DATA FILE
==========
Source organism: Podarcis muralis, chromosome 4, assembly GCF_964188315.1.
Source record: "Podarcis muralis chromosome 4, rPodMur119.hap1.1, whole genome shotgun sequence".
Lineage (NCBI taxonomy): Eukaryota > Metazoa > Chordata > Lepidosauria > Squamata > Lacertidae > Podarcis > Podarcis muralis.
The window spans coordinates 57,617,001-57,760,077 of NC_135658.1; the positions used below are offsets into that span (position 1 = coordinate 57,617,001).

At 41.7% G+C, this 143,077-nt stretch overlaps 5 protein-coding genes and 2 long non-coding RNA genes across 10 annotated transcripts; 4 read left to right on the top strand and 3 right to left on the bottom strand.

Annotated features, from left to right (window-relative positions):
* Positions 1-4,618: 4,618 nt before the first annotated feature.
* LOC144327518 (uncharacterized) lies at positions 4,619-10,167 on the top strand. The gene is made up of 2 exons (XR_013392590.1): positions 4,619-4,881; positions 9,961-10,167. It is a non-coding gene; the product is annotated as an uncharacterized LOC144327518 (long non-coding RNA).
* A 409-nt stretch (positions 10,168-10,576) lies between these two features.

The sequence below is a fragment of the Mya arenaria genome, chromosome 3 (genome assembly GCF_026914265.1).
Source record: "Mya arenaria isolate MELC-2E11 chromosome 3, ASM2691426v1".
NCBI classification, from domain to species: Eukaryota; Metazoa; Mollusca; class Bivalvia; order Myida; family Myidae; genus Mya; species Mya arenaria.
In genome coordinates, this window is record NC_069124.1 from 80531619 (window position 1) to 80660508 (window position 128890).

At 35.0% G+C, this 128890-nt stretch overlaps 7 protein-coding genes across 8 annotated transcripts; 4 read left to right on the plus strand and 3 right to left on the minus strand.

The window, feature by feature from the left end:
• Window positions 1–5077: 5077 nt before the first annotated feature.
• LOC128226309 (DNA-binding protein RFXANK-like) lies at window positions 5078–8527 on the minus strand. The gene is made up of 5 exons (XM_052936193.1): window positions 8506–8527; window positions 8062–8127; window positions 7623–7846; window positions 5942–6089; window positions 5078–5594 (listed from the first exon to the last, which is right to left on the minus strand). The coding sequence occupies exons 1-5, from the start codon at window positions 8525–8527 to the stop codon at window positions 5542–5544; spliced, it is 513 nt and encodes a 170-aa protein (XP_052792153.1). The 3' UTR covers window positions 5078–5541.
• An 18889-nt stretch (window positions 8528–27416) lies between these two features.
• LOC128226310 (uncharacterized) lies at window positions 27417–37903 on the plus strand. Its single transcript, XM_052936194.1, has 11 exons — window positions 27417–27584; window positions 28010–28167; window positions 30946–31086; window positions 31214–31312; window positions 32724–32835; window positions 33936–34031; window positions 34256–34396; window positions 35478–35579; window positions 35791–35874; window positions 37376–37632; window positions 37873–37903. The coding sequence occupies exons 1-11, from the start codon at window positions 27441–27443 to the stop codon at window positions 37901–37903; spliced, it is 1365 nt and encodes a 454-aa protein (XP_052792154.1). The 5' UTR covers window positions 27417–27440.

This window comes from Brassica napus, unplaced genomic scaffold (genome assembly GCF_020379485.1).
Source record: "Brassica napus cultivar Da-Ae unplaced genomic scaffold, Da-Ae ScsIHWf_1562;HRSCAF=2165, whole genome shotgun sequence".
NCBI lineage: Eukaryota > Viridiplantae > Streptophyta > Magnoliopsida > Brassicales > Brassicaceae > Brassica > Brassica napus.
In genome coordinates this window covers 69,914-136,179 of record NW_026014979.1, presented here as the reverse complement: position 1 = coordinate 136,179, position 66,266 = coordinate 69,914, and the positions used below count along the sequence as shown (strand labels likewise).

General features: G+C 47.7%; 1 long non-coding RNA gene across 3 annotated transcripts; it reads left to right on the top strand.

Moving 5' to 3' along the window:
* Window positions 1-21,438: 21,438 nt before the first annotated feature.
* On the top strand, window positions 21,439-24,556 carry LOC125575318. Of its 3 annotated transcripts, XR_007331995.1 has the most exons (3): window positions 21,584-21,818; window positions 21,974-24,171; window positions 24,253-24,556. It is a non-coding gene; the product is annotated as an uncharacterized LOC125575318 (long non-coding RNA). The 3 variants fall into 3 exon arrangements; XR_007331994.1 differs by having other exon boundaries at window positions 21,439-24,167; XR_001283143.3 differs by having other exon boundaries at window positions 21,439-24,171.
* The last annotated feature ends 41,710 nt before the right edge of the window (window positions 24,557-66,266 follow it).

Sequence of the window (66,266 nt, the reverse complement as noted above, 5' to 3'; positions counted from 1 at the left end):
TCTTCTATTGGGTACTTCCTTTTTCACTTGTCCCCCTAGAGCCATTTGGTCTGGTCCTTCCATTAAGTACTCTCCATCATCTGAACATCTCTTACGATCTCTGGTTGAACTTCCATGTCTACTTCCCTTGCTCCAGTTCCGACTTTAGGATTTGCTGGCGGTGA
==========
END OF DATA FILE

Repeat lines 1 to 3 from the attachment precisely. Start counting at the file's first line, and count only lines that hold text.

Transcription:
Source organism: Podarcis muralis, chromosome 4, assembly GCF_964188315.1.
Source record: "Podarcis muralis chromosome 4, rPodMur119.hap1.1, whole genome shotgun sequence".
Lineage (NCBI taxonomy): Eukaryota > Metazoa > Chordata > Lepidosauria > Squamata > Lacertidae > Podarcis > Podarcis muralis.